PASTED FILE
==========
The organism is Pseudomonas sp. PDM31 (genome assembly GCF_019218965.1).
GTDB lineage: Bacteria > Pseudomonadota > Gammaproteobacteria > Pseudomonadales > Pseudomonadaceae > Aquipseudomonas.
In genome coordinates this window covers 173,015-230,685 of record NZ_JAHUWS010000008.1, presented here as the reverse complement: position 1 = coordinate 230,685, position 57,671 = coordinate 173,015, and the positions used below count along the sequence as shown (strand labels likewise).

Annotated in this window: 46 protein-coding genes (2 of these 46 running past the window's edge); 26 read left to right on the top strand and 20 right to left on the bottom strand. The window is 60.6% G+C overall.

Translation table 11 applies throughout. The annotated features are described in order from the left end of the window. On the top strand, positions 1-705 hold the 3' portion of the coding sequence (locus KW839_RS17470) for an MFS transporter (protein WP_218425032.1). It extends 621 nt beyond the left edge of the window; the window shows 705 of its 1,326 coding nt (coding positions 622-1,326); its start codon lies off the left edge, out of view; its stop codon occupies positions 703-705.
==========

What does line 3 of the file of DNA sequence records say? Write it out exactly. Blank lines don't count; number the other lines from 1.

In genome coordinates this window covers 173,015-230,685 of record NZ_JAHUWS010000008.1, presented here as the reverse complement: position 1 = coordinate 230,685, position 57,671 = coordinate 173,015, and the positions used below count along the sequence as shown (strand labels likewise).